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Archives Home > Research: Citation Guide

Citation Guide for Primary Sources

General Guidelines | Examples

General Guidelines

By carefully documenting your sources, you acknowledge intellectual debts and provide readers with information about the materials you consulted during your research. Methods for citing primary sources (e.g., archival and manuscript collections) differ from those for published works. The discipline in which you are writing and class requirements will determine the citation system you should use. Typical elements of a citation include: document title, document date, location information, collection title, collection number, and repository name. Elements of a citation are usually listed from the most specific to the most general.

The following citation guidelines for primary sources are based on those in the Chicago Manual of Style, which you should consult for more detailed information.[1] Chicago distinguishes between citation systems for notes and bibliographies. In a footnote or endnote, the main element of a primary source citation is usually a specific item, which is cited first. If the specific item lacks a formal title, you may create one (e.g., photograph, interview, or minutes). Descriptive titles of this kind are not usually enclosed in quotation marks or italicized.

Include information about the specific location of an item in a collection by designating box and folder numbers. For example:

39. J.H. Campbell to James Groppi, Oct. 11, 1969, box 11, folder 1, James Groppi Papers, Milwaukee Mss EX, University of Wisconsin-Milwaukee Libraries, Archives Department.

Subsequent citations of the same item, or items from the same collection, may be shortened for the reader's convenience. The writer announces the use of short forms in a parenthetical statement at the end of the first citation, as follows:

39. J.H. Campbell to James Groppi, Oct. 11, 1969, box 11, folder 1, James Groppi Papers, Milwaukee Mss EX, University of Wisconsin-Milwaukee Libraries, Archives Department (hereafter cited as Groppi Papers).

40. Sermon, Aug. 10, 1969, box 15, folder 8, Groppi Papers.

In a bibliography, the main element is usually the title of the collection in which the specific item may be found, the author(s) of the items in the collection, or the repository of the collection. Specific items are not usually mentioned in a bibliography. We recommend using the collection title as the main element of the citation. If the collection title includes a personal name, we recommend placing the last name first for the reader's convenience. For example:

Groppi, James, Papers. Milwaukee Mss EX. University of Wisconsin-Milwaukee Libraries, Archives Department.

Archives Department staff will gladly provide further guidance on citing primary sources in your research papers.

Examples of Citations for Items from the Archives Department of the University of Wisconsin-Milwaukee Libraries

Note Forms

41. Diary, 1899, box 3, vol. 4, John Johnston Family Papers, Milwaukee Mss BL, University of Wisconsin-Milwaukee Libraries, Archives Department.

42. Scrapbook, 1928-1935, box 31, Milwaukee Public Schools, Department of Municipal Recreation and Community Education Scrapbooks, UWM Mss 151, University of Wisconsin-Milwaukee Libraries, Archives Department.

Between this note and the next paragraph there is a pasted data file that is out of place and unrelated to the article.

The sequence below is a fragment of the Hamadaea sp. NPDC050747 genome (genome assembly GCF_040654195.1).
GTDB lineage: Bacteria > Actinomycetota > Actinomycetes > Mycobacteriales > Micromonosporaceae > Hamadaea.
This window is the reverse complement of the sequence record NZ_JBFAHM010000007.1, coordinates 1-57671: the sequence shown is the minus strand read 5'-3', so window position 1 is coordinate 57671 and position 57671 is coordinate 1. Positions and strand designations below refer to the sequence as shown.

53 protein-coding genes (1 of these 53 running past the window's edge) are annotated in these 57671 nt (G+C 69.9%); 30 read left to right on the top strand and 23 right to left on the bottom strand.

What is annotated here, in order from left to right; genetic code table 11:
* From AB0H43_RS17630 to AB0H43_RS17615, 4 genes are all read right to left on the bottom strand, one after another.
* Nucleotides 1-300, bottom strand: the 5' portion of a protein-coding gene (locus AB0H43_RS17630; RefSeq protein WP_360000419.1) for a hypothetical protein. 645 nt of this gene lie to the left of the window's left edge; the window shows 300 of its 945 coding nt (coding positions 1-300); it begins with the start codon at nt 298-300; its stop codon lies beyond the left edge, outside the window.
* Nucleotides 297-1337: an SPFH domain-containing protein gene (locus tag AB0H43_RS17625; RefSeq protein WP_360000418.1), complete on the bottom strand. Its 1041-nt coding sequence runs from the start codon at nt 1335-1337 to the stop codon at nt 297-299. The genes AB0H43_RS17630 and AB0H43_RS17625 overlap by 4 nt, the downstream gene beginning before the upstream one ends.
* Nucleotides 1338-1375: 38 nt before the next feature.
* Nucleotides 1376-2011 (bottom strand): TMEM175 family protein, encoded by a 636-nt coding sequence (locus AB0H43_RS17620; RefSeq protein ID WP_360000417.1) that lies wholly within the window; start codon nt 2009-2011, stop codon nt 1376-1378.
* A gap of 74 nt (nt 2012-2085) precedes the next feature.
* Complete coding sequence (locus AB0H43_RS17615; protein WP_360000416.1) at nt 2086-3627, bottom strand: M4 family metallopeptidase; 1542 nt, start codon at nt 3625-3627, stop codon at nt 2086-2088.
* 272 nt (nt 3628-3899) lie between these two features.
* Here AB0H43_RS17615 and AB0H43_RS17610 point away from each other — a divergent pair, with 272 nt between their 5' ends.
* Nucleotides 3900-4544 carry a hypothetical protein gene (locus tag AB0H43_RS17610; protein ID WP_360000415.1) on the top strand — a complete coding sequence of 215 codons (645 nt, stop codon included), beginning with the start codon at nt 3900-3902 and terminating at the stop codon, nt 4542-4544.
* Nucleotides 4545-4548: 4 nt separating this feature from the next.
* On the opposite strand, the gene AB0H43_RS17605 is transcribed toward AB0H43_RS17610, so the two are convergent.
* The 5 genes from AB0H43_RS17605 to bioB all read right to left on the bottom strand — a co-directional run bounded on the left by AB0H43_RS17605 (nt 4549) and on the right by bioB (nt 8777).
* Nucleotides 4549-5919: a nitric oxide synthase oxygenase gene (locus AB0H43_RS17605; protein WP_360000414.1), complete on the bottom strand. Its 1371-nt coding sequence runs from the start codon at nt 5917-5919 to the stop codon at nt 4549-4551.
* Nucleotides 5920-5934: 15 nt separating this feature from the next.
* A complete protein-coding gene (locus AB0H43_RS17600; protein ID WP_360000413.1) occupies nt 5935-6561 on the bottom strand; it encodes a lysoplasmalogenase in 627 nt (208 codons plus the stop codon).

43. Minutes, Jan. 9, 1956, box 2, folder 1, Jewish Family and Children's Service Records, Milwaukee Mss 87, University of Wisconsin-Milwaukee Libraries, Archives Department.

44. Photograph of Mr. and Mrs. Simon Kander, undated, box 2, folder 1, Lizzie Black Kander Papers, Milwaukee Mss DN, University of Wisconsin-Milwaukee Libraries, Archives Department.

45. Norman Adelman, interview by Michael A. Gordon, May 14, 2008, Oral History Interviews of the March on Milwaukee Oral History Project, UWM Mss Collection 281, University of Wisconsin-Milwaukee Libraries, Archives Department.[2]

46. Boycott of MacDowell School construction site, Dec. 8, 1965, Daily footage newsfilm, Milwaukee Journal Stations Records, Milwaukee Mss Collection 203, University of Wisconsin-Milwaukee Libraries, Archives Department.

Bibliographic Entries

Jewish Family and Children's Service Records. Milwaukee Mss 87. University of Wisconsin-Milwaukee Libraries, Archives Department.

Johnston, John, Family Papers. Milwaukee Mss BL. University of Wisconsin-Milwaukee Libraries, Archives Department.

Kander, Lizzie Black, Papers. Milwaukee Mss DN. University of Wisconsin-Milwaukee Libraries, Archives Department.

Milwaukee Journal Stations Records. Milwaukee Mss Collection 203. University of Wisconsin-Milwaukee Libraries, Archives Department.

Milwaukee Public Schools, Department of Municipal Recreation and Community Education Scrapbooks. UWM Mss 151. University of Wisconsin-Milwaukee Libraries, Archives Department.

Oral History Interviews of the March on Milwaukee Oral History Project. UWM Mss Collection 281. University of Wisconsin-Milwaukee Libraries, Archives Department.


Footnotes

1. Chicago Manual of Style, 15th ed. (Chicago: University of Chicago Press, 2003), 710-715. Examples also available here with campus subscription to the Chicago Manual of Style Online.

2. Note that Chicago provides specific guidelines for citing interviews and personal communications (705-707). Examples are available for both unpublished interviews and personal communications with campus subscription to the Chicago Manual of Style Online.


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